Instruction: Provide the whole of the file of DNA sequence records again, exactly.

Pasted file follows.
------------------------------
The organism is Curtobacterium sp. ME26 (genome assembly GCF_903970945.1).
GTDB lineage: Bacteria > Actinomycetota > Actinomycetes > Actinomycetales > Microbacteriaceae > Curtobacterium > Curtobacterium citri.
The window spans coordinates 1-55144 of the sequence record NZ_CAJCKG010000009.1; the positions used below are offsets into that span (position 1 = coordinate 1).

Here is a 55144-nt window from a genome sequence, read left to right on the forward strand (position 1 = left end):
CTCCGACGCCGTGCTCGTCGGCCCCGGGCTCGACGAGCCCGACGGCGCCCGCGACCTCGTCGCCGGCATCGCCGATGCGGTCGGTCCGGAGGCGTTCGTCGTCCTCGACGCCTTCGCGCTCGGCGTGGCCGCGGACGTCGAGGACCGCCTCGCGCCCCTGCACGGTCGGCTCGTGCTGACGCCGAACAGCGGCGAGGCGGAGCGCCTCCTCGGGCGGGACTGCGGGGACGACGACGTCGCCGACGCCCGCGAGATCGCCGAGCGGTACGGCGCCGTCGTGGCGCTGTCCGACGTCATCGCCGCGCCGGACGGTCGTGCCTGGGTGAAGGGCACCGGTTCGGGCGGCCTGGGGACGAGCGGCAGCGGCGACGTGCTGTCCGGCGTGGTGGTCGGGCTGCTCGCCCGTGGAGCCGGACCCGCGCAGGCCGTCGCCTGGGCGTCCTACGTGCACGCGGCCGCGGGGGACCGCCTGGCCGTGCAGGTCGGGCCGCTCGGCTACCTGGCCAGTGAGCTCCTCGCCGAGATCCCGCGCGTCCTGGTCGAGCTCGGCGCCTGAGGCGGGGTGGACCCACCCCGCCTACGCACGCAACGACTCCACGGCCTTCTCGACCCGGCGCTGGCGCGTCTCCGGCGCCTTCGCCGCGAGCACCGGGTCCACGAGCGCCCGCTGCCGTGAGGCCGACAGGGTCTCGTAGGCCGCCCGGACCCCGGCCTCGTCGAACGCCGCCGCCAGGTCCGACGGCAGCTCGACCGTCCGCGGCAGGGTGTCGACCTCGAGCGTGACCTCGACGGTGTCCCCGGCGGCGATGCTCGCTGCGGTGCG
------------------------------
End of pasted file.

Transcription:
The organism is Curtobacterium sp. ME26 (genome assembly GCF_903970945.1).
GTDB lineage: Bacteria > Actinomycetota > Actinomycetes > Actinomycetales > Microbacteriaceae > Curtobacterium > Curtobacterium citri.
The window spans coordinates 1-55144 of the sequence record NZ_CAJCKG010000009.1; the positions used below are offsets into that span (position 1 = coordinate 1).

Here is a 55144-nt window from a genome sequence, read left to right on the forward strand (position 1 = left end):
CTCCGACGCCGTGCTCGTCGGCCCCGGGCTCGACGAGCCCGACGGCGCCCGCGACCTCGTCGCCGGCATCGCCGATGCGGTCGGTCCGGAGGCGTTCGTCGTCCTCGACGCCTTCGCGCTCGGCGTGGCCGCGGACGTCGAGGACCGCCTCGCGCCCCTGCACGGTCGGCTCGTGCTGACGCCGAACAGCGGCGAGGCGGAGCGCCTCCTCGGGCGGGACTGCGGGGACGACGACGTCGCCGACGCCCGCGAGATCGCCGAGCGGTACGGCGCCGTCGTGGCGCTGTCCGACGTCATCGCCGCGCCGGACGGTCGTGCCTGGGTGAAGGGCACCGGTTCGGGCGGCCTGGGGACGAGCGGCAGCGGCGACGTGCTGTCCGGCGTGGTGGTCGGGCTGCTCGCCCGTGGAGCCGGACCCGCGCAGGCCGTCGCCTGGGCGTCCTACGTGCACGCGGCCGCGGGGGACCGCCTGGCCGTGCAGGTCGGGCCGCTCGGCTACCTGGCCAGTGAGCTCCTCGCCGAGATCCCGCGCGTCCTGGTCGAGCTCGGCGCCTGAGGCGGGGTGGACCCACCCCGCCTACGCACGCAACGACTCCACGGCCTTCTCGACCCGGCGCTGGCGCGTCTCCGGCGCCTTCGCCGCGAGCACCGGGTCCACGAGCGCCCGCTGCCGTGAGGCCGACAGGGTCTCGTAGGCCGCCCGGACCCCGGCCTCGTCGAACGCCGCCGCCAGGTCCGACGGCAGCTCGACCGTCCGCGGCAGGGTGTCGACCTCGAGCGTGACCTCGACGGTGTCCCCGGCGGCGATGCTCGCTGCGGTGCG